Medicines can’t correct all problems from obesity

People who are overweight are more likely to have high blood pressure, high cholesterol, diabetes, sleep apnea, etc.  The first three can (and should be) treated with medicines rather than left untreated.  However, many of the medicines have other side effects.  For example,  studies show that statin drugs used for treating high cholesterol are, on average  beneficial, but may increase diabetes.  A new study says that they increase fatigue.  That’s a bad deal – less activity is hardly conducive to weight loss!

I used to have high blood pressure, prediabetes, and sleep apnea.  But they’re all gone – and I’m off almost all meds – after 125 lbs weight loss.  Most importantly, I feel so much better and have so much more energy!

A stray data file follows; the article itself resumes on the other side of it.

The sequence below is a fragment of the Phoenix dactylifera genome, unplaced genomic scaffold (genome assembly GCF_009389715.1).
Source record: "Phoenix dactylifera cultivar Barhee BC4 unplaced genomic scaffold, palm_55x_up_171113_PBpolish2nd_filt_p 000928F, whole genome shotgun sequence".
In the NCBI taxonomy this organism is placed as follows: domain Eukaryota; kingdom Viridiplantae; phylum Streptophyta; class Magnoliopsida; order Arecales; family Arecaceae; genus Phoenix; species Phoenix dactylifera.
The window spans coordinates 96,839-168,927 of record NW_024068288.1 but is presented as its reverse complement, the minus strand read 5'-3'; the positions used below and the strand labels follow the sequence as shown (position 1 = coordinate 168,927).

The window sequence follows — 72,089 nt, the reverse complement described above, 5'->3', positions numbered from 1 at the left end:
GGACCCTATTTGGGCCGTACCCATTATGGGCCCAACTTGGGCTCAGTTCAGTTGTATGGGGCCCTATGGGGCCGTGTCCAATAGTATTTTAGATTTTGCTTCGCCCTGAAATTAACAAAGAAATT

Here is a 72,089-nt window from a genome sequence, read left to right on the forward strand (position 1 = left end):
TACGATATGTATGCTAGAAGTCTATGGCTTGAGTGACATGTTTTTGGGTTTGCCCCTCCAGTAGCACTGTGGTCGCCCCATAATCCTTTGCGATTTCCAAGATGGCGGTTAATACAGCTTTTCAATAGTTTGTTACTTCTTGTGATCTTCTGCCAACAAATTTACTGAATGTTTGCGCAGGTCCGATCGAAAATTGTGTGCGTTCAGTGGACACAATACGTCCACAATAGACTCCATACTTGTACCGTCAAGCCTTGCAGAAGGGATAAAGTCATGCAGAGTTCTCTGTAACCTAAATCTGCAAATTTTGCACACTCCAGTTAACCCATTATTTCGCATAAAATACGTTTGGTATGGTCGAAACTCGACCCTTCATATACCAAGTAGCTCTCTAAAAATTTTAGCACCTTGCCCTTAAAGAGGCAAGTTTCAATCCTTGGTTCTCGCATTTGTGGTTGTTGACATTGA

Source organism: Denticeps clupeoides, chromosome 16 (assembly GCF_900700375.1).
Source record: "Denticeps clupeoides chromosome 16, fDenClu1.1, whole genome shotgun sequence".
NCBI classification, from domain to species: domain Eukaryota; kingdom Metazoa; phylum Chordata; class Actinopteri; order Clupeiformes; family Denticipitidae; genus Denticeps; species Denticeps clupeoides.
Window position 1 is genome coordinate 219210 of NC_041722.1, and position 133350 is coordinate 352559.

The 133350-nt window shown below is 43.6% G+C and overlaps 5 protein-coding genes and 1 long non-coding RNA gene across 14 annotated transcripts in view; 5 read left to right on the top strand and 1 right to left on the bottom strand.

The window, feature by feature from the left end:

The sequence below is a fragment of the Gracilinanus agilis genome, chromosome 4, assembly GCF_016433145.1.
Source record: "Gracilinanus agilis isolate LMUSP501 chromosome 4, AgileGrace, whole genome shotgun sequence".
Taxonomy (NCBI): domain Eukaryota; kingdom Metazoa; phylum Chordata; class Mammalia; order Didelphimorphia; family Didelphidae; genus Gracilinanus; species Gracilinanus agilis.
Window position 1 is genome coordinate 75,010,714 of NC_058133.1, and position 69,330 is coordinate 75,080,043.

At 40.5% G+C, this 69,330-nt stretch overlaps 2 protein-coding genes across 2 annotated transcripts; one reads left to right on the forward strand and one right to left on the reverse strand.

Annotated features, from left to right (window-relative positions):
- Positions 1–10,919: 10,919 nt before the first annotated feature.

Dr John Ellis MD

Board-certified anesthesiologist, with expertise in cardiovascular anesthesia and the implications of obesity and sleep apnea in anesthesia. See vascularanesthesia.com for professional information. Dr. Ellis has used the strategies in here to: (1) lose 120 lbs over 18 months, (2) stop all antihypertensive medicines, and (3) no longer need CPAP treatment for sleep apnea.

One Comment:

  1. “Statin users are more than 50% likelier to develop age-related cataracts, according to the results of a new study [1]. And type 2 diabetics who use statins are at even greater risk of cataracts, report investigators.”

    http://www.theheart.org/article/1434435.do?utm_medium=email&utm_source=20120815_EN_Heartwire&utm_campaign=newsletter

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